New York | Young children with autism do not avoid eye contact on purpose but miss the significance of social information in others’ eyes, scientists have found.
While reduced eye contact is a well-known symptom of autism used in early screeners and diagnostic instruments, why children with autism look less at other people’s eyes has not been known.
Researchers at Marcus Autism Centre, Children’s Healthcare of Atlanta and Emory University School of Medicine in the US, helped in answering these question.
“This is important because we are disentangling very different understandings of autism,” said Jennifer Moriuchi, a graduate student at Emory University.
“Depending on why you think children with autism are making less eye contact, you might have different approaches to treatment and different ideas about the brain basis of autism,” said Moriuchi.
“Drug treatments and behavioural interventions are already being developed and tested on the basis of these different explanations,” she said.
“By clarifying which explanation is correct, we can make sure that we are addressing the correct underlying concern,” Moriuchi said.
Two explanations for reduced eye contact have been proposed. One explanation holds that children with autism avoid eye contact because they find it stressful and negative.
The other holds that children with autism look less at other people’s eyes because the social cues from the eyes are not perceived as particularly meaningful or important.
The new research, conducted on the day when children were first diagnosed, shows that young children with autism do not actively avoid eye contact, and it confirms that other people’s eyes are not aversive to young children with autism.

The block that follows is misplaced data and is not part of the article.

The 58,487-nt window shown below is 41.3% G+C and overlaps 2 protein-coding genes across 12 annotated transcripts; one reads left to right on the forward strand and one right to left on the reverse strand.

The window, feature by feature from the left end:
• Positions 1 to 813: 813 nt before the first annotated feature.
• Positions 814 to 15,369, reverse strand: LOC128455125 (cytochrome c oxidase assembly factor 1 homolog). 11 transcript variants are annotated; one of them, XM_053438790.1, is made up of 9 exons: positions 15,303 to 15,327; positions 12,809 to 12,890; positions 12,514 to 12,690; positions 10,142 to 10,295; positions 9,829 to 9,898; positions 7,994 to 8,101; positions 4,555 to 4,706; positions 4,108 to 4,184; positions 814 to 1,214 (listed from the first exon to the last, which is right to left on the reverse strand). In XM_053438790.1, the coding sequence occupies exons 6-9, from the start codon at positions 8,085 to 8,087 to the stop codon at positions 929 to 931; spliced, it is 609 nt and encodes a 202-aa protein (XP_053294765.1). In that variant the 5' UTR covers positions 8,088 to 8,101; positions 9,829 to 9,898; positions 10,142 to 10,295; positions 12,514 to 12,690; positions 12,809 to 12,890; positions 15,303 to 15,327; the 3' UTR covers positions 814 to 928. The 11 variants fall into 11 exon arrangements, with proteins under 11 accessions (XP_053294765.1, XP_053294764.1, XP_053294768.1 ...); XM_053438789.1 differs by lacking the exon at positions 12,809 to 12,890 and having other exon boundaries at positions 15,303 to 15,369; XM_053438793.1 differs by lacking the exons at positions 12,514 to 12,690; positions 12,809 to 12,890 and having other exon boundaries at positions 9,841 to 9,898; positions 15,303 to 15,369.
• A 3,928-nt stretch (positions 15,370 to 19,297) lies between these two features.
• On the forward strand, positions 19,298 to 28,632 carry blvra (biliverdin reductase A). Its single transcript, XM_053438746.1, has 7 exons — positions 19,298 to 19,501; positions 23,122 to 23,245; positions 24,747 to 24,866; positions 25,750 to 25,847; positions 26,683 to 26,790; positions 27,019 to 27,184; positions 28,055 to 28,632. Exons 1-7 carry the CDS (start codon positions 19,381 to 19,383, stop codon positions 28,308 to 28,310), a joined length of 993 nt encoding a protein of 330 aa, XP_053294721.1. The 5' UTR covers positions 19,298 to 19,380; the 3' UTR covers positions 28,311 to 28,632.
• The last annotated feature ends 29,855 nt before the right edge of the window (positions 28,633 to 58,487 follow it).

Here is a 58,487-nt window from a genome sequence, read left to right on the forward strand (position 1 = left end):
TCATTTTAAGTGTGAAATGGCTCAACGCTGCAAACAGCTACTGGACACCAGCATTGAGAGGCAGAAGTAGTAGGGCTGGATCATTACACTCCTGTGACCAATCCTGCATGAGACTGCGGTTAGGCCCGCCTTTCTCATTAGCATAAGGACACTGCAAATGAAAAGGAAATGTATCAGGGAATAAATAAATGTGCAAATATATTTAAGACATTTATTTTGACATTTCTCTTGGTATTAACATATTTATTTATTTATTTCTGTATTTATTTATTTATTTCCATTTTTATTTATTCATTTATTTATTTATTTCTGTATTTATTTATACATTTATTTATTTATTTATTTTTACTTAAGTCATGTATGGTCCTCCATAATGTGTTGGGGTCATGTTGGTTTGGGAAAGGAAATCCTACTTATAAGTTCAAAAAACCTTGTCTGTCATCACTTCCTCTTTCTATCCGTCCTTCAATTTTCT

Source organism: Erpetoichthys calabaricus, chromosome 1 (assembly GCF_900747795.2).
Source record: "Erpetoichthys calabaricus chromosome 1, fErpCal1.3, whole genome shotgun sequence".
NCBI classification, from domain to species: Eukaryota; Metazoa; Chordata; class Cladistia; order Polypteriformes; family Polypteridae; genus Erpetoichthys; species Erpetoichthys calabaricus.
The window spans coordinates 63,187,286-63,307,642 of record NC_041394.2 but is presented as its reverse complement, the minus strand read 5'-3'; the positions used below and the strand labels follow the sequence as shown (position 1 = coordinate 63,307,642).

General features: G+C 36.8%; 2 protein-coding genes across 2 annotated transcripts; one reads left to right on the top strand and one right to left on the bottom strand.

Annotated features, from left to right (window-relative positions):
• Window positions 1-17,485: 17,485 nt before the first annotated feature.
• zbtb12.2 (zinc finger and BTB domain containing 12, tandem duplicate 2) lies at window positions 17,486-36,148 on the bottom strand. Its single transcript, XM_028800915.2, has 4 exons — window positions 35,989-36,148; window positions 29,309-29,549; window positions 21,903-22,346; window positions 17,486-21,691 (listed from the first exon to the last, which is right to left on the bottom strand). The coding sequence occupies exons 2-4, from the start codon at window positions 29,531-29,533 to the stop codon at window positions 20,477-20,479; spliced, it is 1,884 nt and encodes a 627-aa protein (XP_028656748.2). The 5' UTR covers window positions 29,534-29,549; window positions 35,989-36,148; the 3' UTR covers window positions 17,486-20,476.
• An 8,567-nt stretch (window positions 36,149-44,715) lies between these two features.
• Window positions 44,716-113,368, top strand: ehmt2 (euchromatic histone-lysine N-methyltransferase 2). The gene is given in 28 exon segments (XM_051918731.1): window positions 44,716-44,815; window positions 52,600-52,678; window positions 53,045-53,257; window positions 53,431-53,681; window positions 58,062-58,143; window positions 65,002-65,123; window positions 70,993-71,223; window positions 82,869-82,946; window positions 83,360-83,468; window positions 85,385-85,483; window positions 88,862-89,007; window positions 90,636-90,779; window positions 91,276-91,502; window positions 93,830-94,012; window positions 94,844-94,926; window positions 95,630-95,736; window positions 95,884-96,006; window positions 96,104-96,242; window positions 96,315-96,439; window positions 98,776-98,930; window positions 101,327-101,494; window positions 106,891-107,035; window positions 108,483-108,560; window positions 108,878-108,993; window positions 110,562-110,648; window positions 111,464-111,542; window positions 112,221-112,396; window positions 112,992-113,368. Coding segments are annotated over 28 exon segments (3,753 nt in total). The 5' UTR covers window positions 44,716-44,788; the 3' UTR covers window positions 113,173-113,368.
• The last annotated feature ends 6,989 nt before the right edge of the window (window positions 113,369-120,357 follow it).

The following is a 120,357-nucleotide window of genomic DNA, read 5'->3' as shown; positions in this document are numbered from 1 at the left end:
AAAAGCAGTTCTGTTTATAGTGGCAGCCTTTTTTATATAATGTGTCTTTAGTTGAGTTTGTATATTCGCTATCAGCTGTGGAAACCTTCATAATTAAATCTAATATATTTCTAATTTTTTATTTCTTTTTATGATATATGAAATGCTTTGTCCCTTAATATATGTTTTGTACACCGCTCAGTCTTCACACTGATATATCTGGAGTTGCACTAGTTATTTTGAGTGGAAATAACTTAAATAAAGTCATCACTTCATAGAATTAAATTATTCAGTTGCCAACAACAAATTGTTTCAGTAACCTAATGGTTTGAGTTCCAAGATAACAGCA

Children with autism look less at the eyes because they appear to miss the social significance of eye contact, researchers said.
Researchers studied how 86 two-year-old children with and without autism paid attention to other people’s eyes. Children with autism watched a series of carefully made videos.
“Before each video, we flashed a small picture to capture the child’s attention, and when they looked to where the picture had been, they found that they were either looking directly at another person’s eyes or looking away from the eyes,” said Moriuchi.
“When we did this repeatedly, we found that young children with autism continued to look straight at the eyes. Like their peers without autism, they did not look away from the eyes or try to avoid the eyes in any way,” she said.
However, when varying levels of socially meaningful eye contact were presented, children with autism looked less at other people’s eyes than their peers without autism.
The study appears in the American Journal of Psychiatry.